When Winifred Smith Rieber confidently agreed to paint a group portrait of America’s five pre-eminent philosophers, she had no idea it would be all but impossible even to get them to stay in the same room with one another.
One of Ruth Snyder’s Crimes Was Murder
The saga of Kip Wagner, the first modern American to grow rich from ancient Spanish treasure
Declaring himself a “thorough democrat” George Caleb Bingham portrayed the American voter with an artist’s eye—and a seasoned politicians savvy
Memories of Fresno
An exasperated Ralph Waldo Emerson said of his rudest, most rebellious—and most brilliant—protégé. Their turbulent relationship survived what one newspaper called “the grossest violation of literary comity and courtesy that ever passed under our notice.”
Arkansas saves fragments of the rich but distant past.
A black chaplain in the Union Army reports on the struggle to take Fort Fisher, North Carolina, in the winter of 1864–65
Sixty-eight years before Mount St. Helens blew, Alaska’s Mount Katmai erupted—and nearly brought on a second ice age
The Ubiquitous Signs and Symbols of American Freemasonry
Rarely has the full story been told how a famed botanist, a pioneering female journalist, and First Lady Helen Taft battled reluctant bureaucrats to bring Japanese cherry trees to Washington.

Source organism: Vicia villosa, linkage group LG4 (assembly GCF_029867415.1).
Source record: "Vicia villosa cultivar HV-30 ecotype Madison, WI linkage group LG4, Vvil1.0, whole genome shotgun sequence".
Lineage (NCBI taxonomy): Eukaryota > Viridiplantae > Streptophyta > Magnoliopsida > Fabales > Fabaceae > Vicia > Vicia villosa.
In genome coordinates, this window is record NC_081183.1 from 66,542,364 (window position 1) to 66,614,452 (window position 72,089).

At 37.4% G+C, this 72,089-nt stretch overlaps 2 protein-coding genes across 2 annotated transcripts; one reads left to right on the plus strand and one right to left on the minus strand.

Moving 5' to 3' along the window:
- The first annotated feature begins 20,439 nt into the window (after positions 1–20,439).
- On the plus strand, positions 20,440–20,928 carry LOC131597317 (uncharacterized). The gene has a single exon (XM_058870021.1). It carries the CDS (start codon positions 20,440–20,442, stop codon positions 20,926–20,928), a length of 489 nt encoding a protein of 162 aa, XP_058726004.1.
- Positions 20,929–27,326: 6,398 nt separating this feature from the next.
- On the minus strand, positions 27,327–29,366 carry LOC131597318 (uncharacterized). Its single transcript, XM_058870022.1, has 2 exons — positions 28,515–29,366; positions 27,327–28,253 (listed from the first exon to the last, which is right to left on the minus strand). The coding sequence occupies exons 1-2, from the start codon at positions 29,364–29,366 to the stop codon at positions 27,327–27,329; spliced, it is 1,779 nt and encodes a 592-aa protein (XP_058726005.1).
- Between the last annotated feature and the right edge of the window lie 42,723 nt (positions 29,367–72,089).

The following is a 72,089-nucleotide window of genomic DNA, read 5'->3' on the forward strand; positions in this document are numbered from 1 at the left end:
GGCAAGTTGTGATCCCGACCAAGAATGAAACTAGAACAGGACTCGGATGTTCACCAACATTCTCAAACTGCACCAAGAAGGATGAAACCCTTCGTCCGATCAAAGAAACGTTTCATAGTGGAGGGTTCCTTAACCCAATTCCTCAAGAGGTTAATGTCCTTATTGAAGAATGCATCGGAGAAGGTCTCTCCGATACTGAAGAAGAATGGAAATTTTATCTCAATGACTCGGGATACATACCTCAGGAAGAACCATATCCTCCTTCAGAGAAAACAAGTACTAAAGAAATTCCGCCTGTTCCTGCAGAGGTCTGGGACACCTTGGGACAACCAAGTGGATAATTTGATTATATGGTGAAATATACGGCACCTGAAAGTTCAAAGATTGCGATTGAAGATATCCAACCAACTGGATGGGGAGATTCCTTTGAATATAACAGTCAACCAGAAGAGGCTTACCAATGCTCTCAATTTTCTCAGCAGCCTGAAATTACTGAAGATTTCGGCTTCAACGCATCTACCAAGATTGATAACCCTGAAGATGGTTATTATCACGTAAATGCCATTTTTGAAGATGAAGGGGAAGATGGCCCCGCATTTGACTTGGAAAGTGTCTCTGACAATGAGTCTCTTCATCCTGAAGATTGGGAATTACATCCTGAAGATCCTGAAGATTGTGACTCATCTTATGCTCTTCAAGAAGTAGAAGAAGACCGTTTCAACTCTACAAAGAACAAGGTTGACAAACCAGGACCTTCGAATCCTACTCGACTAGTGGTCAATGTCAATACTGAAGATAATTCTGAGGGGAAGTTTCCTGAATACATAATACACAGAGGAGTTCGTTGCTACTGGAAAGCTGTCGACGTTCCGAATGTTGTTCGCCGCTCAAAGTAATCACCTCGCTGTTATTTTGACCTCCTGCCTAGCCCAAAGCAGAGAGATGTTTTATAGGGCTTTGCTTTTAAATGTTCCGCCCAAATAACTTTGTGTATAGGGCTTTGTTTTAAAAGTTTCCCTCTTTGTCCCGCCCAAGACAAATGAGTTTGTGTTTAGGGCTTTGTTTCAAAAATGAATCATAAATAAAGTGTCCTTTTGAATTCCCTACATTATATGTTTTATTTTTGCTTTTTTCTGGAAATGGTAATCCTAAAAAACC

Often thought to have been a weak president, Carter was strong-willed in doing what he thought was right, regardless of expediency or the political fallout.
Why have thousands of U.S. banks failed over the years? The answers are in our history and politics.
In his Second Inaugural Address, Abraham Lincoln embodied leading in a time of polarization, political disagreement, and differing understandings of reality.
Native American peoples and the lands they possessed loomed large for Washington, from his first trips westward as a surveyor to his years as President.
A hundred years ago, America was rocked by riots, repression, and racial violence.
During Pres. Washington’s first term, an epidemic killed one tenth of all the inhabitants of Philadelphia, then the capital of the young United States.
Now a popular state park, the unassuming geological feature along the Illinois River has served as the site of centuries of human habitation and discovery.
The recent discovery of the hull of the battleship Nevada recalls her dramatic action at Pearl Harbor and ultimate revenge on D-Day as the first ship to fire on the Nazis.
Our research reveals that 19 artworks in the U.S. Capitol honor men who were Confederate officers or officials. What many of them said, and did, is truly despicable.
Here is probably the most wide-ranging look at Presidential misbehavior ever published in a magazine.
When Germany unleashed its blitzkreig in 1939, the U.S. Army was only the 17th largest in the world. FDR and Marshall had to build a fighting force able to take on the Nazis, against the wishes of many in Congress.